By Stan Ashbee
Sunny South News
Human rights were at the forefront last Tuesday afternoon, as junior high students from St. Catherine’s School in Picture Butte held a human rights presentation downstairs at the Picture Butte Municipal Library.
Students from Grades 7-9 set up displays to highlight selected human rights issues.
“We started with an idea last spring about looking at wrongs that have been done against humanity and crimes committed against humanity in history and the fact that they keep happening. The idea, of those who know history, are they still doomed to repeat it?” asked Language Arts teacher Janet Clamp, as she kicked off the student presentations. Each of the students incorporated a power point they created and a public service announcement.
Social Studies teacher Brian Dawydiuk added the students examined the 30 articles stated in the United Nations Declaration of Human Rights.
“They ended up choosing something that fit at least one of those 30 articles. Some of the kids found things — something like genocide would effect more than just one of them — so they were able to find that maybe five or six of the articles were affected by their issue but they had to pick an issue that fit within those 30 articles of the Declaration of Human Rights,” he said.
In Language Arts, Clamp noted, the class started the process by watching the movie “The Giver,” followed by a discussion about utopian societies and why they work and why they don’t work.
“To look at some of the things that are wrong with decisions that human beings make. From there, each student chose an independent novel study that may or may not have related to the same human right they were studying in Social Studies. Some of them wished to branch out and look at more than one,” said Clamp.
After the independent novel study, Clamp said, students summarized everything together and created an advertising campaign, a video commercial and a magazine advertisement advocating for change.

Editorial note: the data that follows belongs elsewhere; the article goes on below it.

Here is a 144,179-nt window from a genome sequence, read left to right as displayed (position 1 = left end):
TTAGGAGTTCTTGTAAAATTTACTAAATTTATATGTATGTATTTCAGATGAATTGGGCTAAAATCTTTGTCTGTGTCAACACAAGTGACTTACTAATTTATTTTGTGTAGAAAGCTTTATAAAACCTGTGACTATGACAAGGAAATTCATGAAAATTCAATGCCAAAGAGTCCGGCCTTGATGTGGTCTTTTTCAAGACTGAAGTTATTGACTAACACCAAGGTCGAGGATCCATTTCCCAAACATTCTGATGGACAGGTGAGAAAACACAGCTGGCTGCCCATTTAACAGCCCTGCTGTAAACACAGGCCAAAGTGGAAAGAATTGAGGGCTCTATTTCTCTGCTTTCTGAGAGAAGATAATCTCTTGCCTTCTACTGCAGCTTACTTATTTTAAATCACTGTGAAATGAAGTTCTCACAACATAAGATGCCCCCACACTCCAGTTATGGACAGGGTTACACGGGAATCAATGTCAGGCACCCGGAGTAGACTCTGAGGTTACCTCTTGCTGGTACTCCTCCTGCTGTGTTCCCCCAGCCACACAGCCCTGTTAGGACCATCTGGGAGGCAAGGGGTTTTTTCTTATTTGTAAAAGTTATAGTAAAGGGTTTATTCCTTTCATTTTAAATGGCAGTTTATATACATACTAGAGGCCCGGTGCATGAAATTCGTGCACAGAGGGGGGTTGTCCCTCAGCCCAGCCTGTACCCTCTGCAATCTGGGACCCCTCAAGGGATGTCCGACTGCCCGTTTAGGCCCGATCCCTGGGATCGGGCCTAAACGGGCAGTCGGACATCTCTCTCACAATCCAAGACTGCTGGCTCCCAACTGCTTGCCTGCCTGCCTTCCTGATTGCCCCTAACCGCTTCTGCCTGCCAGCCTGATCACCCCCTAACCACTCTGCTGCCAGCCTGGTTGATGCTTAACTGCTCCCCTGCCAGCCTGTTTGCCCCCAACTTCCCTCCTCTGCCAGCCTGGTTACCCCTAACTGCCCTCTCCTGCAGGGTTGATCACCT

Two students involved in the presentations had a firsthand experience with censorship, which began to unfold during the selection process of a human rights topic.
“First of all, me and my friend, we were at first going to do a topic that was marriage rates. Basically, same-sex marriage and the history of it, and important dates and important people but because of our school system, we were restricted from doing that. Censorship sort of spoke out to us because we experienced it firsthand,” said Grade 9 student Daisy Teneycke.
The students chose the topic of censorship, specifically in China.
“This is because, basically the government in China, controls a lot of aspects in the citizens’ lives. It affects everything from Internet to media, music and TV shows and even morning cartoons for children. They heavily censor it for not only morals but also cultural reasons to keep their culture, as the government, says ‘pure.’ Another reason they do it is for politics — to kind of hide any type of scandal or anything that the government could be doing that is bad,” said Teneycke.
Another student, Jayden Richardson, chose to talk about the so-called conspirator, traitor and anti-hero Guy Fawkes from English history.
“What I did was the right of no one can take your right of freedom. I actually searched it up and there are people that actually take it away from you. The government in some countries actually do it,” said Richardson, a Grade 8 student.
Richardson explained, from what he learned from research, Fawkes fought for people to actually have freedom. “He blew up the parliament,” said the passionate student, as he recited one of the famous poems written about Fawkes — “Remember, remember. The fifth of November.”
What Richardson believes the poem means is — nobody can take the right to freedom away from an individual. “But if somebody does, go and fight for it. He went and fought and did it and people actually did get their freedom,” added Richardson.